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So Dance the Lords of Language by Marius Kociejowski  

‘Collected in So Dance the Lords of Language is some of the finest poetry that has been written in years.’

Ontario-born but long resident in London, England, Marius Kociejowski is justly admired by lovers of contemporary poetry for his mastery of the craft. Combining intellectual passion with a delicate yet severe music all his own, he has created a body of verse that has won him wide acclaim among ‘the happy few’ who have been able to obtain his previous books which have been difficult to find in his native land. This edition collects those poems which the poet himself considers most representative of his work and will give readers new to his poetry the surprising but delightful experience of encountering a major poet who can sing of the most complex truths in an elegant and incisive manner.

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‘With Marius Kociejowski’s So Dance the Lords of Language, the Porcupine’s Quill, as could be expected, continues its commendable habit of publishing few books, but always those by writers of extreme talent. Kociejowski was born near Ottawa, but has been living and publishing in England for some years. This book collects his published work to date, and is a fine introduction for those of us previously unfamiliar. Kociejowski is a bib-liophile, essayist and traveller as well as a poet, and unpacking some of his poems can be a formidable task (imagine T. E. Lawrence’s sea-chest borrowed by Ezra Pound after Robert Graves had used it); treasures, though, are revealed here with cumulative force. These poems come with a formidable erudition, and at their best they gleam with an enameled splendour, as in Giacomo Leopardi in Naples, A Seventh Jew or The Charterhouse at Valldemosa, in which the long, elegant lines have dispensed with excessive ornament and probe deeply while loosening not at all the miraculous technical control. If I ventured a small cavil, it would be something about the whiff of disdain -- or is it cynicism? -- that often attends verse courting the ambitions of high modernism. Difficulty and art have long been bedfellows; they squabble as often as they screw, but put in the effort with Kociejowski and the rewards are huge.’

—Ken Babstock, Globe and Mail

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‘Kociejowski is at his best, I believe, in poems that comment obliquely on matters of art and culture by constructing meaningful scenes from the past or creating an exuberant imaginative world that, often by contrast, becomes profoundly relevant to our own times. There is, for example, one poem spoken by the early 19th-century Italian poet Leopardi, one exploring the relationship between Chopin and George Sand, one about the Romanian pianist Dinu Lipatti, and even one about a Sicilian bandit. All are inventive, intellectually challenging, and notable for a finely honed precision of language.’

—W J Keith, Canadian Book Review Annual

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‘Marius Kociejowski is a poet to be reckoned with ... erudite, thought-provoking and humane.’

—Glenda Beagan, Poetry Wales

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‘Beside the manifest strength of Marius Kociejowski’s writing, I have carried away from his book an impression of mature humanness, of the depth and seriousness and ironic humour which so often, or rather so rarely, constitute full human stature,’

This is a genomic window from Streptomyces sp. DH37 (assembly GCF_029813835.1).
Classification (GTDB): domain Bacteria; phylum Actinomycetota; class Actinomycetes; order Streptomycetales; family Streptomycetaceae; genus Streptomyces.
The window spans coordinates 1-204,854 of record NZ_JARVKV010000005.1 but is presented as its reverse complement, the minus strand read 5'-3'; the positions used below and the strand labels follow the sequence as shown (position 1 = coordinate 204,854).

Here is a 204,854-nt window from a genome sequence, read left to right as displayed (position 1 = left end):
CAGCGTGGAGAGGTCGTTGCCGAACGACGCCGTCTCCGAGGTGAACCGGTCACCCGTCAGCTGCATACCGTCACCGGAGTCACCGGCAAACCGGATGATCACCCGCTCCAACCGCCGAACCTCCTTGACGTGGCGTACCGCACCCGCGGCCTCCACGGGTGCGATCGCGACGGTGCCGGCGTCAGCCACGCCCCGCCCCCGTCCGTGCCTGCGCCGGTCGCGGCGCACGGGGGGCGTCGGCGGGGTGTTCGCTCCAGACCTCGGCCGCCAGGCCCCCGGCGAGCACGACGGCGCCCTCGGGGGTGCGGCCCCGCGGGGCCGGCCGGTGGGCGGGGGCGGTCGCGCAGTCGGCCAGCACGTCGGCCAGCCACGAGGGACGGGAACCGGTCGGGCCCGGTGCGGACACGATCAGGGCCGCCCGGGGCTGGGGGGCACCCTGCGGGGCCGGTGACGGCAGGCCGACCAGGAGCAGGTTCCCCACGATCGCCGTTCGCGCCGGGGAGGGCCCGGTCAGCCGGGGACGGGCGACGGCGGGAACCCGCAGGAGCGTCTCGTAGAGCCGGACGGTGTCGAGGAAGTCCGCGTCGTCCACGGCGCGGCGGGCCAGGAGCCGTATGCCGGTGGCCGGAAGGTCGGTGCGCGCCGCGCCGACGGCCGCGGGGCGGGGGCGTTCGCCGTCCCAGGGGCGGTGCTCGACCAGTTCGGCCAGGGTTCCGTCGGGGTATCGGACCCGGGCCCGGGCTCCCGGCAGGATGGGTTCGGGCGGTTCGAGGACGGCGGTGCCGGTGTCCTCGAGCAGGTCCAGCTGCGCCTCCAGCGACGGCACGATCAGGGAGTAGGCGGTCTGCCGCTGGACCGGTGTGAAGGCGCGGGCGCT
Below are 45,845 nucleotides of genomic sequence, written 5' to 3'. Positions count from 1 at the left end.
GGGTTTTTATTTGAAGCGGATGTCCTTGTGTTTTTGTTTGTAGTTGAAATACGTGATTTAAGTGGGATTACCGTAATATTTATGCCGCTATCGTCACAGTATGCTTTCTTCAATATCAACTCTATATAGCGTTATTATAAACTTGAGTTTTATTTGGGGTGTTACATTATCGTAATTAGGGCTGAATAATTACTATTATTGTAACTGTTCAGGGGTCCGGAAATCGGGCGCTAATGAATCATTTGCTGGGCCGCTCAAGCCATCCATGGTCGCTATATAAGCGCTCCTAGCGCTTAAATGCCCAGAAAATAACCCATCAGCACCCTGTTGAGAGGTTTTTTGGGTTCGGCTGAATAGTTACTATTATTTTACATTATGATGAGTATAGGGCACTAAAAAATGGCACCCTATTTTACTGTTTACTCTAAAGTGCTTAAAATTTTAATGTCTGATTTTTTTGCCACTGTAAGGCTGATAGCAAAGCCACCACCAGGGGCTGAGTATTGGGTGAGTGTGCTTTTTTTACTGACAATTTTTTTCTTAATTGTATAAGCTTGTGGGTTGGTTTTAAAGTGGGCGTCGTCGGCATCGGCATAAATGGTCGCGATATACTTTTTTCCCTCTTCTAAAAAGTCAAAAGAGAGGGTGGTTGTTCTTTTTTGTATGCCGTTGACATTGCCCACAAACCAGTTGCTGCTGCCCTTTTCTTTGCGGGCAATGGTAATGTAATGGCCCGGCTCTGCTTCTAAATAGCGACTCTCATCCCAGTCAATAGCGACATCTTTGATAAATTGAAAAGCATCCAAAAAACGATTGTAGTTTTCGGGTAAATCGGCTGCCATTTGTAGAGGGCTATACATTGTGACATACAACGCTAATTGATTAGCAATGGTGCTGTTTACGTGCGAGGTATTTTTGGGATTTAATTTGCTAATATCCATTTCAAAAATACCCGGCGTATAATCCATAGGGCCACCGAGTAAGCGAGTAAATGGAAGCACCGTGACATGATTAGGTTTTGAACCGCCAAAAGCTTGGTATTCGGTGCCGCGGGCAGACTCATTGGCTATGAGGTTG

—Alan Massey, Agenda

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‘I welcome a poet, previously unknown to me, who is seriously concerned about (to use his own words) ‘‘a universe all rusty fish-hooks and spiritual collapse’’, and who is capable in fine writing of finding the right words to communicate those concerns.’

—Heather Buck, Agenda

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‘There’s a lot of that rare thing, considered independent thought, behind this elegant poetry.... Kociejowski manages to ask the big questions as though they were not philosophical or theological, but poetic, and is usually prescient enough not to give the answers.’

—Herbert Lomas, AMBIT

Unpublished endorsement

‘Marius Kociejowski’s poems have a close-grained and inexplicable magnitude. By ‘‘close-grained’’ I mean language tuned ultra-fine in its projections -- aural, intellectual, affective. Here the charm is deep, the splendour unlaboured; the colours of history, reckoned afresh, saturate singular people, in whom passion is lucid again. On such a scale precious few poets today risk two steps; here is one who collects his extraordinary resources, and strides.’

—Christopher Middleton


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Marius Kociejowski was born 1949, in Kemptville, outside of Ottawa. He has published three collections of poetry in England: Coast (Greville Press, awarded the Cheltenham Prize, 1991), Doctor Honoris Causa and Music’s Bride (both Anvil Press). He has also published essays on various topics, mainly on people, travel and literature. Recently he completed The Street Philosopher & the Holy Fool, a travelogue based on five journeys he made to Syria. He lives in London, England.

The Porcupine's Quill would like to acknowledge the support of the Ontario Arts Council and the Canada Council for the Arts for our publishing program. The financial support of the Government of Canada through the Canada Book Fund (CBF) is also gratefully acknowledged.

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POETRY / General

ISBN-13: 9780889842601

Publication Date: 2003-02-15

Dimensions: 8.75 in x 5.56 in

Pages: 120

Price: $14.95